I think we need to get rid of the word 'bioactive'

jamest0o0

Chameleon Enthusiast
Fully agree with your statement and the alternative with the plants in their pots. Unfortunately I want and need the full height of soil as an alternative lay bin.
All the other plants hanging in the enclosure, have their plastic pots been swapped with cocos fibre pots. Looking more aesthetic and regulates air / moist better, the soil inside the pots can 'breath`better.
I wasn't making an argument to keep plants in their pots, it's personal preference. I changed those enclosures. I personally like my plants planted into the substrate without flower pots(I've posted those pics before), but I did this fast when I moved and didn't have time. I kept it like this for a year until I slowly changed them over. Just showing how simple 'bioactive' can be while still accomplishing the task of being clean.
 

jamest0o0

Chameleon Enthusiast
I agree "bioactive" is overrated as a term. I'm so tired of the endless debates on this topic. Chameleons live above the ground anyway.

PS. Love the leaf litter bottom, looks way better than the plain bottom most people use.

Thank you, I switched them over, but I just wanted to show how easy it could be. Most of my enclosures have been fully planted without the flower pots.

Chameleons may live above ground, but many go to the ground, and they are within close proximity to the cage floor in captivity. I agree though, the debates get old, glad this stayed as an interesting discussion. Thing is, it's relatively new to US chameleon keeping, so you'll naturally get pushback. The paranoia that surrounds cham keeping in general makes people worried to add variables to their enclosure, which I can understand even if I don't always agree.
 

Sonny13

Chameleon Enthusiast
I wasn't making an argument to keep plants in their pots, it's personal preference. I changed those enclosures. I personally like my plants planted into the substrate without flower pots(I've posted those pics before), but I did this fast when I moved and didn't have time. I kept it like this for a year until I slowly changed them over. Just showing how simple 'bioactive' can be while still accomplishing the task of being clean.
I agree with statement about the term (and the pots is a great alternative);)
 

MissSkittles

Chameleon Enthusiast
Pardon my asking for clarification...just coming off a 13+ hour shift and brain not at peak functioning. Are you saying that if one were to just toss even a thin layer of soil and some live plants, they would be considered ‘bioactive’ even without intentionally adding any CuC? Am I wrong in my belief that it is the addition of beneficial buggies that make it a true bioactive?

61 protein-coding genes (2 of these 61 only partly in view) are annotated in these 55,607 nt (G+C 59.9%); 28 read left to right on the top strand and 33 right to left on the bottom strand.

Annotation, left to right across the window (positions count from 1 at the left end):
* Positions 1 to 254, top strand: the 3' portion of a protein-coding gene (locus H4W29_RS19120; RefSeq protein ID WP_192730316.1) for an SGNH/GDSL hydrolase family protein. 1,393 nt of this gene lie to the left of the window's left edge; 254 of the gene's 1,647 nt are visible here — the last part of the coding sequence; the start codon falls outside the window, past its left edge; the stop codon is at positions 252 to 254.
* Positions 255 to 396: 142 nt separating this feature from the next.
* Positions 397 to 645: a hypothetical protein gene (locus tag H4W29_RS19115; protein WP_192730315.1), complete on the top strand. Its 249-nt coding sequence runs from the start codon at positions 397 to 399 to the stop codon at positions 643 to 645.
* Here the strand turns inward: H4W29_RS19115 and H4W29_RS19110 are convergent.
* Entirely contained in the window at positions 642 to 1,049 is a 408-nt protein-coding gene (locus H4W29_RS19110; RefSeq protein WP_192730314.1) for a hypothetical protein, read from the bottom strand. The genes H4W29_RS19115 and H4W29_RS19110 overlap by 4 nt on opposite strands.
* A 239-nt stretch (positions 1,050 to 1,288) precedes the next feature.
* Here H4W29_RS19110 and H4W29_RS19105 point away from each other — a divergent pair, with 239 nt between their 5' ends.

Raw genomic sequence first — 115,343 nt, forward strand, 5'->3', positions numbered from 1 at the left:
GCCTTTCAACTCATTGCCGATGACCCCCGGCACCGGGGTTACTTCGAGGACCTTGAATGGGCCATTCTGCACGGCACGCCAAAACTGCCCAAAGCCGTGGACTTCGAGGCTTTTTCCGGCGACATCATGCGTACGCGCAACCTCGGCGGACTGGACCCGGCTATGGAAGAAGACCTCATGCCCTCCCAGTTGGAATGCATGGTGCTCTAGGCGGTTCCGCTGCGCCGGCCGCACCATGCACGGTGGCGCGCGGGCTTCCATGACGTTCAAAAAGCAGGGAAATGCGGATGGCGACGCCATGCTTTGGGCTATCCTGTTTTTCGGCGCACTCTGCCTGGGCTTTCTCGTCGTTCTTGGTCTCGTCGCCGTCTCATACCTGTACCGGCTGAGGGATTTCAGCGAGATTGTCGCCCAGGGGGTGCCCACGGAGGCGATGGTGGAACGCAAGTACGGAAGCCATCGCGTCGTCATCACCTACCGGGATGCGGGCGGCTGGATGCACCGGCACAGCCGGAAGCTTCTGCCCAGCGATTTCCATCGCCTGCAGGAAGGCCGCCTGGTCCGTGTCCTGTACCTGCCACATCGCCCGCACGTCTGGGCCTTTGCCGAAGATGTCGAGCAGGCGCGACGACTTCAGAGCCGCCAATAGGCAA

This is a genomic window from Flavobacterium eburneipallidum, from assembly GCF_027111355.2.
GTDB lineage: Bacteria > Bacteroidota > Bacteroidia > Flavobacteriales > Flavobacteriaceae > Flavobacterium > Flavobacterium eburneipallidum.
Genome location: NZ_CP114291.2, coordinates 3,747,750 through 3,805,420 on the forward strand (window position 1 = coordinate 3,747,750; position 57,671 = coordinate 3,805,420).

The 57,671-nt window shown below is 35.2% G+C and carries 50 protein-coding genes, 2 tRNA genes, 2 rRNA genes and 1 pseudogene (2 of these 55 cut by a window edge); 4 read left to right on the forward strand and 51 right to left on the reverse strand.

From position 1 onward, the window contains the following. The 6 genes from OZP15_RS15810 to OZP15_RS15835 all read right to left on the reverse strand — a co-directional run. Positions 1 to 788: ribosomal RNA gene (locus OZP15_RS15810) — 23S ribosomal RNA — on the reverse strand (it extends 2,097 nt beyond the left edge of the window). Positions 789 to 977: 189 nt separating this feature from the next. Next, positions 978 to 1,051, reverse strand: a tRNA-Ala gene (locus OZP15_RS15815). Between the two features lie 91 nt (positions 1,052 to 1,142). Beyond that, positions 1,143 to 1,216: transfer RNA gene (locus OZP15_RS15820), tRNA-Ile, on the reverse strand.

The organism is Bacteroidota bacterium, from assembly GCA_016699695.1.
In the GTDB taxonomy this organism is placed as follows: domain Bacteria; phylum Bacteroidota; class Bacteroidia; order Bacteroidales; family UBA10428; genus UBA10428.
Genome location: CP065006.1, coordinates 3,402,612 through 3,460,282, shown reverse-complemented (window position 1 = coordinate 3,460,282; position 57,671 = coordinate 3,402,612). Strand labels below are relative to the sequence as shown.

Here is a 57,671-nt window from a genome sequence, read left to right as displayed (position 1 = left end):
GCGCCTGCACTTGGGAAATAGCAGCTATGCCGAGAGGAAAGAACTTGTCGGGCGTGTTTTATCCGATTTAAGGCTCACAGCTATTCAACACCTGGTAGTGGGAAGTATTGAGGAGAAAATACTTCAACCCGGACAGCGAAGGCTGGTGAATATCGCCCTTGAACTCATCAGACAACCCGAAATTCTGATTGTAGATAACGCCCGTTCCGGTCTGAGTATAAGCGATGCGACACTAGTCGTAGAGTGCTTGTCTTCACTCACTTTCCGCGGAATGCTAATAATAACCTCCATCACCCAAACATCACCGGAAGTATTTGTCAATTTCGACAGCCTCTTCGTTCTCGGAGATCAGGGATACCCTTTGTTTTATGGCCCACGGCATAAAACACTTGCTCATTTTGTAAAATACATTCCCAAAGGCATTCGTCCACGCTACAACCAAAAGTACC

Also, who the heck would be sterilizing their soil? What kind of madness is that?!
 

jamest0o0

Chameleon Enthusiast
Pardon my asking for clarification...just coming off a 13+ hour shift and brain not at peak functioning. Are you saying that if one were to just toss even a thin layer of soil and some live plants, they would be considered ‘bioactive’ even without intentionally adding any CuC? Am I wrong in my belief that it is the addition of beneficial buggies that make it a true bioactive?
Also, who the heck would be sterilizing their soil? What kind of madness is that?!

Yes, technically it would be bioactive if there is beneficial bacteria that breaks down waste. In reptile terms, the CuC is usually considered too I'll admit(and like I said, you should have a CuC). Honestly, soil is going to have some sort of detrivores show up at some point 99% of the time, even if you can't see them. Whether it be springtails, millipedes, isopods, mites, etc.

And nobody is sterilizing soil over and over, but often before it is shipped soil needs to be sterilized I believe? Also people do it to reduce risk of pests and whatever else coming into their enclosures. Usually a one time thing and the soil recolonizes over time. You can tell when soil needs time for bacteria to colonize when patches of mold show up everywhere, leaf litter, wood, cork, etc also get moldy if they are first sterilized. You'll see this happen a lot with new coco coir too. Just give it time to cycle and you have a bioactive enclosure.
 

CasqueAbove

Chameleon Enthusiast
I use the term like everybody. I think the thing is it is a created buzz term that has taken hold. It truly has many meanings and no meaning at the same time. Often by context we understand what somebody is talking about. The reality is if there were no bio activity going on in an enclosure, molds and fungus would thrive. Like @jamest0o0 says it could be a millimeter thick and it will have bacteria.